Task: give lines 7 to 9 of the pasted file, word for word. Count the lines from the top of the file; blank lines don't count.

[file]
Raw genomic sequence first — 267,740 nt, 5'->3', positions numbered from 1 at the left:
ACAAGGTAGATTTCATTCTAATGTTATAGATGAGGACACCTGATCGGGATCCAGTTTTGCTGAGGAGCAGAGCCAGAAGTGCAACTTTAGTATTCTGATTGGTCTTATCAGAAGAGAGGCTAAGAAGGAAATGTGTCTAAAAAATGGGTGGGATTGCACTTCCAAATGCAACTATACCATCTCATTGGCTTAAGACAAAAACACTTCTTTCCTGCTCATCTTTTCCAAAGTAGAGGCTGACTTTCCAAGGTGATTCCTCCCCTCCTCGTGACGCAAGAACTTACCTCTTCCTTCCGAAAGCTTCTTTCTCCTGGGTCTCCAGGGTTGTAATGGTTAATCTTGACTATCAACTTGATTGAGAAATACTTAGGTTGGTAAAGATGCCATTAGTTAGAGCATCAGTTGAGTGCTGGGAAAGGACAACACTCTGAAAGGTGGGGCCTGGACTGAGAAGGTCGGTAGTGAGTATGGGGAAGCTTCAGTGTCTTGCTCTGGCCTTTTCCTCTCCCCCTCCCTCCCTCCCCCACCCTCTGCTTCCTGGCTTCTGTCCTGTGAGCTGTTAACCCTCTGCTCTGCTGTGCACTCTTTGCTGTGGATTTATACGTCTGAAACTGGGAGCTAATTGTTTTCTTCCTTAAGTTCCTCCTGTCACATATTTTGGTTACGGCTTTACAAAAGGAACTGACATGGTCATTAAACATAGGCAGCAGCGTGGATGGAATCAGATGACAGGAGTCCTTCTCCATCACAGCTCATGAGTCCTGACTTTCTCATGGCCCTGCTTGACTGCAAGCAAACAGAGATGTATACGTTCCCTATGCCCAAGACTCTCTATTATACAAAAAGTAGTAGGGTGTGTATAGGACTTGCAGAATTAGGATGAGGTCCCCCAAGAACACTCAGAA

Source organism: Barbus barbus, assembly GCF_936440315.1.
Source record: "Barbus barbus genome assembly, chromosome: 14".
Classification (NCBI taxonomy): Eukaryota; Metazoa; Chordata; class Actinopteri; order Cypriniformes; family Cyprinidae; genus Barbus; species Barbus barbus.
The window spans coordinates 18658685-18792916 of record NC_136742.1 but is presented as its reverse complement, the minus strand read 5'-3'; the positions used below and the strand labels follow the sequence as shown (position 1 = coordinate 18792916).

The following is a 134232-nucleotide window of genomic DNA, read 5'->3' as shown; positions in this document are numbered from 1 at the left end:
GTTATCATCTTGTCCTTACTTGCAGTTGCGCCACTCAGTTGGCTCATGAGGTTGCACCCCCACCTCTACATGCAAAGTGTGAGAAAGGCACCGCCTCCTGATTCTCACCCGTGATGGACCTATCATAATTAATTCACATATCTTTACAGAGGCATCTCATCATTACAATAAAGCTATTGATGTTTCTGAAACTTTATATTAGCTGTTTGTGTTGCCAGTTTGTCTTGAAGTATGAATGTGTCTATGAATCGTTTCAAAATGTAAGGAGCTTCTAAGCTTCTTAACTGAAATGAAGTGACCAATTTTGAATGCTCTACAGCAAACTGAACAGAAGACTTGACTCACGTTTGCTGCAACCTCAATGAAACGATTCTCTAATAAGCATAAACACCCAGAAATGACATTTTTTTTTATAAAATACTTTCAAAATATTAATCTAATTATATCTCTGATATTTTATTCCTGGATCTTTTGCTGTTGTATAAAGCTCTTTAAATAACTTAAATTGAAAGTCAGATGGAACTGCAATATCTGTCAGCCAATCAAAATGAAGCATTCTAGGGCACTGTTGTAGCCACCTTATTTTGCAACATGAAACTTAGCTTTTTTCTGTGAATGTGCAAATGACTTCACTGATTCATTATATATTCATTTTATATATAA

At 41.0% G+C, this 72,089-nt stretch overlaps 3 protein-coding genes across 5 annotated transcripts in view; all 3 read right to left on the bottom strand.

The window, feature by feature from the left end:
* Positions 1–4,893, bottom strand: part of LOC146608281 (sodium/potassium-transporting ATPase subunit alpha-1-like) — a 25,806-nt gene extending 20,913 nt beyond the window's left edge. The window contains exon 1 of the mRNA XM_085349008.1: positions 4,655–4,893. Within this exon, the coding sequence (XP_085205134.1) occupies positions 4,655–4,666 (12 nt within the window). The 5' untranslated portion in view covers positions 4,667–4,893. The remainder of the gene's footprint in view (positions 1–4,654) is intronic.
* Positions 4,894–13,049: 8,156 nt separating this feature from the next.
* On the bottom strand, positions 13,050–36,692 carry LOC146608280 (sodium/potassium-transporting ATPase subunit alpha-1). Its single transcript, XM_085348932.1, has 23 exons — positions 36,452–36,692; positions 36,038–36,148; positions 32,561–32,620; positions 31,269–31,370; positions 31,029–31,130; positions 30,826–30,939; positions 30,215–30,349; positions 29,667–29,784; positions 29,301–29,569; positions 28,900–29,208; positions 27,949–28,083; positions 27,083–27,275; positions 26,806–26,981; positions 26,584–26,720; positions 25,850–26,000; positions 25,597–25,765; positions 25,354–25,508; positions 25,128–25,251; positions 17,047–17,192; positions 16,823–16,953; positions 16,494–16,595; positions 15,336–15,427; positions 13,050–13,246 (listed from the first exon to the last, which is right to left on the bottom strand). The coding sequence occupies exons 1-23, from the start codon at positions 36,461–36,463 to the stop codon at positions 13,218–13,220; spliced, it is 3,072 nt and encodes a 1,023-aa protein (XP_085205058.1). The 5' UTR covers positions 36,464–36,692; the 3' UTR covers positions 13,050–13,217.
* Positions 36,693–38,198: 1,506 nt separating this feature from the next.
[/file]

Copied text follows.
The following is a 134232-nucleotide window of genomic DNA, read 5'->3' as shown; positions in this document are numbered from 1 at the left end:
GTTATCATCTTGTCCTTACTTGCAGTTGCGCCACTCAGTTGGCTCATGAGGTTGCACCCCCACCTCTACATGCAAAGTGTGAGAAAGGCACCGCCTCCTGATTCTCACCCGTGATGGACCTATCATAATTAATTCACATATCTTTACAGAGGCATCTCATCATTACAATAAAGCTATTGATGTTTCTGAAACTTTATATTAGCTGTTTGTGTTGCCAGTTTGTCTTGAAGTATGAATGTGTCTATGAATCGTTTCAAAATGTAAGGAGCTTCTAAGCTTCTTAACTGAAATGAAGTGACCAATTTTGAATGCTCTACAGCAAACTGAACAGAAGACTTGACTCACGTTTGCTGCAACCTCAATGAAACGATTCTCTAATAAGCATAAACACCCAGAAATGACATTTTTTTTTATAAAATACTTTCAAAATATTAATCTAATTATATCTCTGATATTTTATTCCTGGATCTTTTGCTGTTGTATAAAGCTCTTTAAATAACTTAAATTGAAAGTCAGATGGAACTGCAATATCTGTCAGCCAATCAAAATGAAGCATTCTAGGGCACTGTTGTAGCCACCTTATTTTGCAACATGAAACTTAGCTTTTTTCTGTGAATGTGCAAATGACTTCACTGATTCATTATATATTCATTTTATATATAA

At 41.0% G+C, this 72,089-nt stretch overlaps 3 protein-coding genes across 5 annotated transcripts in view; all 3 read right to left on the bottom strand.